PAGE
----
This July 4th will mean picnics and fireworks for millions of Americans…but for many of our veterans it will mean terror, fear, and embarrassment. Many vets return from overseas with PTSD. When they hear cars backfire, firecrackers going off, or other loud noises, they panic and find themselves reacting as if they were still under fire – dropping to the ground and covering their heads. Even a door slamming can trigger flashbacks. After that, the nightmares start up along with becoming hypervigilance during the day.
Studies have shown that PTSD, depression and other mental health conditions are more common among military personnel than we tend to think. Anywhere from 10 to 25 percent of service members have a mental health disorder, although some are not as severe as others, such as anxiety or mild depression.
PTSD is a hidden disability, a war wound of the mind, emotions and feelings. Veterans may be reluctant to seek out medical help for their PTSD, but the truth is, it responds well to treatment. None of us would hesitate to get a physical wound looked at, so why are we so fearful about getting a mental wound treated?
There are so many ways PTSD expresses itself with Veterans. Emotional numbness comes about when one learns to suppress emotion as a survival tactic. Even though your buddy just died, you are still expected to go back out and do what you’re told to do. While that may keep you alive in the war zone, it can be very hard on relationships when it’s time to go home.
This July 4th, if the veteran you know doesn’t want to go to the fireworks celebration with you, please understand. With treatment, the situation should improve, and maybe things will be a bit more normal next year! Happy 4th of July!
We are blessed in this country to have not had to fight a war on our own soil for many, many years. When I think of some countries where fighting goes on all the time, where children learn to carry weapons and kill, and the elderly die because they don’t have anyone to help them, it makes me realize how lucky we are. Our veterans have bought our peace and freedom in America. In return, they have learned survival skills that they can pass on to the rest of us should we ever need them.
Because of this, we now have the knowledge and skills for how to survive built right into our society. Our veterans know how to defend America and how to survive during crisis situations. I think when the next conflict on American soil occurs, the other side better be darn careful that they don’t underestimate us. I sleep better at night knowing this.
While many veterans return to America not wanting to talk about what happened, they often still teach their children some of what they learned. That’s a treasure of knowledge.
Our veterans should always be honored and valued for not only what they did in America’s defense, but what they can do to help the rest of us when and if the need arises. I hope it never does…but I’m glad the knowledge is there when and if we ever need it.
Years ago, when I worked for hospice, I remember the Bereavement Coordinator telling me about the effect of key dates on grief. When we lose someone or something close to us, we tend to re-experience the grief on the anniversary of the event. That can continue for many years.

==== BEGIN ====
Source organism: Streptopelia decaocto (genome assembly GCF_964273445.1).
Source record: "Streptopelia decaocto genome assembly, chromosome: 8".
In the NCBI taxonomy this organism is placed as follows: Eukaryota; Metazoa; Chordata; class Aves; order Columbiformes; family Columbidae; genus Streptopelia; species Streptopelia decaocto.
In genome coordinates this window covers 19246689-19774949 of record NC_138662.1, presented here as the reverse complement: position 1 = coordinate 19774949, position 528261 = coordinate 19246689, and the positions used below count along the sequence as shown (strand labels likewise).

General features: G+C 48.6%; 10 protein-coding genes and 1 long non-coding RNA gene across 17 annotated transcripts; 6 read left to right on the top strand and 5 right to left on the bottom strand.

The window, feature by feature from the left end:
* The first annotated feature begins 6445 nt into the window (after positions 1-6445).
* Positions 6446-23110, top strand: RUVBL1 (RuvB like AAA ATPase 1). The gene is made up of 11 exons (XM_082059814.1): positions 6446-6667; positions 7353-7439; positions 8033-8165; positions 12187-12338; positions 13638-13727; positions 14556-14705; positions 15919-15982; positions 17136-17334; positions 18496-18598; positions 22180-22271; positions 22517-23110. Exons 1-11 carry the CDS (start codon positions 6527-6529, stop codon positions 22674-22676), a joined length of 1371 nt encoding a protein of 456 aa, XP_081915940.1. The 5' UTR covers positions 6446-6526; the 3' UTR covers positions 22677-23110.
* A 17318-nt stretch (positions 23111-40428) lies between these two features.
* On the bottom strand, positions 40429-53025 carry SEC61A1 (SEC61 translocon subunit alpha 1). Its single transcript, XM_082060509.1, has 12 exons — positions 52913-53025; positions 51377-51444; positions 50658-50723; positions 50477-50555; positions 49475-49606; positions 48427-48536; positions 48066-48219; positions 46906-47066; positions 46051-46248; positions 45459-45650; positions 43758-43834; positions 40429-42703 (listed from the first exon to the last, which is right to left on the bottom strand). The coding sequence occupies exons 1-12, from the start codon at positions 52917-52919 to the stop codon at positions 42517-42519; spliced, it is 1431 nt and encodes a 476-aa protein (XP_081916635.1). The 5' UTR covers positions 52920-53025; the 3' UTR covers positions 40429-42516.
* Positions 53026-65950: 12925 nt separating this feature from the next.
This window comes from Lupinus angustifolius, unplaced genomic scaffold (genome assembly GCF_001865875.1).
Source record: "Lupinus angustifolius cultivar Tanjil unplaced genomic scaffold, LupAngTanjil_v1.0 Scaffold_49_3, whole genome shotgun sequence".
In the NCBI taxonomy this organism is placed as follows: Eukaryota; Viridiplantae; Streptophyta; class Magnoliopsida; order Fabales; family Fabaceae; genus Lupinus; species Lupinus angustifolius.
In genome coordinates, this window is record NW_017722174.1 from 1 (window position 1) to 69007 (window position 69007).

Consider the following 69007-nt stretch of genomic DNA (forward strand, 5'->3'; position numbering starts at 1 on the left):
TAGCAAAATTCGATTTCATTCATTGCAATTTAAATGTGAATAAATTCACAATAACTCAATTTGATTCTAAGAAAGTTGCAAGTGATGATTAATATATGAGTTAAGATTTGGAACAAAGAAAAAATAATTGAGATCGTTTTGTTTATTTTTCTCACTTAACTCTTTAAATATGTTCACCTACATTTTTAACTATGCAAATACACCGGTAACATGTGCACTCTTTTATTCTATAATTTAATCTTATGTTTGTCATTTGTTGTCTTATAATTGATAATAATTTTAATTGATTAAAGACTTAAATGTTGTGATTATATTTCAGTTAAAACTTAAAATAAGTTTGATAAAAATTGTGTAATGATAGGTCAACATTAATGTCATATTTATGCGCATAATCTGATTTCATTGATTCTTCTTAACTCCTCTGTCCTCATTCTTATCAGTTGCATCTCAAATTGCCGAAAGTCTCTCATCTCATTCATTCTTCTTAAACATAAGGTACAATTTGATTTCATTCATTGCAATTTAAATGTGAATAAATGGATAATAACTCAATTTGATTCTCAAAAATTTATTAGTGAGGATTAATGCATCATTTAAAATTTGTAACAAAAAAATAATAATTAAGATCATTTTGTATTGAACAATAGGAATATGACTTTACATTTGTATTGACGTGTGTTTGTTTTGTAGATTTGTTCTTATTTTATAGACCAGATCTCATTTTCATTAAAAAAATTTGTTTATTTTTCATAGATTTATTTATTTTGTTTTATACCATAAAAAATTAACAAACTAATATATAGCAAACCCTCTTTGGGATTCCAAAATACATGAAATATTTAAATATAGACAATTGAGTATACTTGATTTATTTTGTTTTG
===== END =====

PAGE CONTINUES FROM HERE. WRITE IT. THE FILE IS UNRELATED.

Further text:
The reaction may leave you mildly upset or can cause more severe problems either mentally or physically. There are studies that indicate that the reason we remember the trauma around key dates is because of how the memory is saved. The memory is connected to the date although sometimes we aren’t even aware of it. We may simply feel down and not realize why until a later time.
Some of the symptoms that surface may include:
• Re-experiencing the trauma. This is common and may involve experiencing the same negative feelings you felt when the experience first happened.
• Arousal. You may feel nervous or on edge including finding it difficult to sleep or stay focused.
• Panic attacks or isolation. You may feel afraid of leaving your home and cut yourself off from family and friends.
• Physical symptoms. You may experience headaches or stomachaches.
• Grief and sadness. This may include depression.
It may help to know that these feelings usually won’t last long, and symptoms will decrease over time. If you continue to feel bad for more than a week or two after the key date, it may help to talk to your doctor or mental health provider.
Music as a form of PTSD treatment? It makes sense. Music is an excellent way to heal suffering from PTSD, depression or anxiety. While many of us understand that music can bring peaceful thoughts and help us relax, it can actually be a good tool to help Veterans process their wartime feelings and experiences.
Most people know that music can have an effect on their moods. For instance, can you remember being in your car with the radio blasting while you listened to that favorite song that the writer just seemed to know exactly where you were at the moment? Music really is powerful.
Sometimes when we talk about a painful topic while music is playing, it can help us release our feelings more easily than when we do the same thing in the absence of music. Music can help trigger memories and express feelings we can’t otherwise express. Some of the positive effects of music therapy include:
• Improved communication,
• Improved attention span,
• Improved motor skills
• Better Pain management
• Sharpened mental acuity
• Enhanced memory
• Increased socialization
Music with a strong beat stimulates the brainwaves to resonate in sync with the beat. Faster beats enhance concentration and more alert thinking, and slower tempos promote a calm, meditative state. Music can cause lasting benefits to your state of mind, even after you’ve stopped listening.